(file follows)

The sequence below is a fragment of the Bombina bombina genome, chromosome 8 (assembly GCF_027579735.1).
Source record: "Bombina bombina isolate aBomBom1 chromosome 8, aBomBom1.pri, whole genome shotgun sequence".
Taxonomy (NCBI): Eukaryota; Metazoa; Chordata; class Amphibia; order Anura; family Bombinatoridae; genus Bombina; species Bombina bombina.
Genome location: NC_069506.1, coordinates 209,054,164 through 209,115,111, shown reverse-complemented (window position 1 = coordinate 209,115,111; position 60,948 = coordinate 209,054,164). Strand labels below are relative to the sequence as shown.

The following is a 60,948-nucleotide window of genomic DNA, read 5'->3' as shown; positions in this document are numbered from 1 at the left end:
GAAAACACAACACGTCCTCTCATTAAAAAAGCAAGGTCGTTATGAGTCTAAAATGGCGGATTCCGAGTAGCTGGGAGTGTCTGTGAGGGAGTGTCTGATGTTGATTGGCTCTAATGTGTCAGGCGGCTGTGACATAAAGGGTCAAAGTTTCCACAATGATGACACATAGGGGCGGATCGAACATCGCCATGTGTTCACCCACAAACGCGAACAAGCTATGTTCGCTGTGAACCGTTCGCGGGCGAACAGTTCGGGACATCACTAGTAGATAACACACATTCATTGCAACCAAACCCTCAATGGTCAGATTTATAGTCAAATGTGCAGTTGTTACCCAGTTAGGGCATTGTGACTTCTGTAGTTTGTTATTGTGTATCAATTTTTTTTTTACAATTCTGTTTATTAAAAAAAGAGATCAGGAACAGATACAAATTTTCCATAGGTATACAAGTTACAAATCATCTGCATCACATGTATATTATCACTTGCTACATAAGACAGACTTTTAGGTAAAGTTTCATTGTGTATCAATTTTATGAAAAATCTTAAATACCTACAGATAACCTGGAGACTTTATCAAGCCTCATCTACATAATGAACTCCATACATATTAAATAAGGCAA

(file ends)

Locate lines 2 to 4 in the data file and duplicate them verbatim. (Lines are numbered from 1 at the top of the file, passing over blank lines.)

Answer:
Source record: "Bombina bombina isolate aBomBom1 chromosome 8, aBomBom1.pri, whole genome shotgun sequence".
Taxonomy (NCBI): Eukaryota; Metazoa; Chordata; class Amphibia; order Anura; family Bombinatoridae; genus Bombina; species Bombina bombina.
Genome location: NC_069506.1, coordinates 209,054,164 through 209,115,111, shown reverse-complemented (window position 1 = coordinate 209,115,111; position 60,948 = coordinate 209,054,164). Strand labels below are relative to the sequence as shown.